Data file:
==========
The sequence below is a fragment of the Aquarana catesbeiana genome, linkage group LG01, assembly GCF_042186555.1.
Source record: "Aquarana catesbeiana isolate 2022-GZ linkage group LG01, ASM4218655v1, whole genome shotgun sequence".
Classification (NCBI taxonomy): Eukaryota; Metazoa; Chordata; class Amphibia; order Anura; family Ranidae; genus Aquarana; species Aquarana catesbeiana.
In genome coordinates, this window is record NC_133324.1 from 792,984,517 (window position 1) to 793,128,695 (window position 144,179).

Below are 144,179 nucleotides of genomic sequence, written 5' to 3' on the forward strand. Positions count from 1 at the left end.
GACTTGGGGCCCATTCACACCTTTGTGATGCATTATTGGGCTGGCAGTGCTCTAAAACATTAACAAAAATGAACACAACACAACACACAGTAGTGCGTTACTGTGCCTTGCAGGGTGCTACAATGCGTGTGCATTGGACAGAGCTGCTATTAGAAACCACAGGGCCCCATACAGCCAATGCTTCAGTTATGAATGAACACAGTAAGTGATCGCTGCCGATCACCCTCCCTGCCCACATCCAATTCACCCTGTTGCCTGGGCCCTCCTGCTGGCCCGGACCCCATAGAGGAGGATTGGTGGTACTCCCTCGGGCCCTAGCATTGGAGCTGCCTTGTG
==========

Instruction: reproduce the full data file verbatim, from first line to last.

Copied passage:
The sequence below is a fragment of the Aquarana catesbeiana genome, linkage group LG01, assembly GCF_042186555.1.
Source record: "Aquarana catesbeiana isolate 2022-GZ linkage group LG01, ASM4218655v1, whole genome shotgun sequence".
Classification (NCBI taxonomy): Eukaryota; Metazoa; Chordata; class Amphibia; order Anura; family Ranidae; genus Aquarana; species Aquarana catesbeiana.
In genome coordinates, this window is record NC_133324.1 from 792,984,517 (window position 1) to 793,128,695 (window position 144,179).

Below are 144,179 nucleotides of genomic sequence, written 5' to 3' on the forward strand. Positions count from 1 at the left end.
GACTTGGGGCCCATTCACACCTTTGTGATGCATTATTGGGCTGGCAGTGCTCTAAAACATTAACAAAAATGAACACAACACAACACACAGTAGTGCGTTACTGTGCCTTGCAGGGTGCTACAATGCGTGTGCATTGGACAGAGCTGCTATTAGAAACCACAGGGCCCCATACAGCCAATGCTTCAGTTATGAATGAACACAGTAAGTGATCGCTGCCGATCACCCTCCCTGCCCACATCCAATTCACCCTGTTGCCTGGGCCCTCCTGCTGGCCCGGACCCCATAGAGGAGGATTGGTGGTACTCCCTCGGGCCCTAGCATTGGAGCTGCCTTGTG